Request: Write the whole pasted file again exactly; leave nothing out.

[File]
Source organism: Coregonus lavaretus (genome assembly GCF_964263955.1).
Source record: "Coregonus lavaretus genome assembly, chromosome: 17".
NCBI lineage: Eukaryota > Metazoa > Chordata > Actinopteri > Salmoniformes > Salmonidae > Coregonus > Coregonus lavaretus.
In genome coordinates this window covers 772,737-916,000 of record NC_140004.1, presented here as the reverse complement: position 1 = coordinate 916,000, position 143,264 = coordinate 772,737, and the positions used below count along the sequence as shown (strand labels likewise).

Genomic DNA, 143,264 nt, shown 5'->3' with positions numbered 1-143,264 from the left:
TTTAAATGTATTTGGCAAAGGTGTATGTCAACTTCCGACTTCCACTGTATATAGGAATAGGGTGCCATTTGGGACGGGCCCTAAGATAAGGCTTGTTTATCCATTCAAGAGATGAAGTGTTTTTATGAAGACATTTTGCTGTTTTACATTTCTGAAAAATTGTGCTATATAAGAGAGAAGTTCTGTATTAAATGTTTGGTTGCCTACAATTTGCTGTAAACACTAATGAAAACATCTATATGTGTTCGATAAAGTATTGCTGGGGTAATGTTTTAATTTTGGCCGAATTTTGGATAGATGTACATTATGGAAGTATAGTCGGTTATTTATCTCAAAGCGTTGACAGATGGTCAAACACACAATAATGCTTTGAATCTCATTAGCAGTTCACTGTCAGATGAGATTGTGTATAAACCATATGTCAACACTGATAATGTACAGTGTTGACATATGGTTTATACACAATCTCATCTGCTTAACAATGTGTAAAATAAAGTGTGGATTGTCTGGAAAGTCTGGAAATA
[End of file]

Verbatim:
Source organism: Coregonus lavaretus (genome assembly GCF_964263955.1).
Source record: "Coregonus lavaretus genome assembly, chromosome: 17".
NCBI lineage: Eukaryota > Metazoa > Chordata > Actinopteri > Salmoniformes > Salmonidae > Coregonus > Coregonus lavaretus.
In genome coordinates this window covers 772,737-916,000 of record NC_140004.1, presented here as the reverse complement: position 1 = coordinate 916,000, position 143,264 = coordinate 772,737, and the positions used below count along the sequence as shown (strand labels likewise).

Genomic DNA, 143,264 nt, shown 5'->3' with positions numbered 1-143,264 from the left:
TTTAAATGTATTTGGCAAAGGTGTATGTCAACTTCCGACTTCCACTGTATATAGGAATAGGGTGCCATTTGGGACGGGCCCTAAGATAAGGCTTGTTTATCCATTCAAGAGATGAAGTGTTTTTATGAAGACATTTTGCTGTTTTACATTTCTGAAAAATTGTGCTATATAAGAGAGAAGTTCTGTATTAAATGTTTGGTTGCCTACAATTTGCTGTAAACACTAATGAAAACATCTATATGTGTTCGATAAAGTATTGCTGGGGTAATGTTTTAATTTTGGCCGAATTTTGGATAGATGTACATTATGGAAGTATAGTCGGTTATTTATCTCAAAGCGTTGACAGATGGTCAAACACACAATAATGCTTTGAATCTCATTAGCAGTTCACTGTCAGATGAGATTGTGTATAAACCATATGTCAACACTGATAATGTACAGTGTTGACATATGGTTTATACACAATCTCATCTGCTTAACAATGTGTAAAATAAAGTGTGGATTGTCTGGAAAGTCTGGAAATA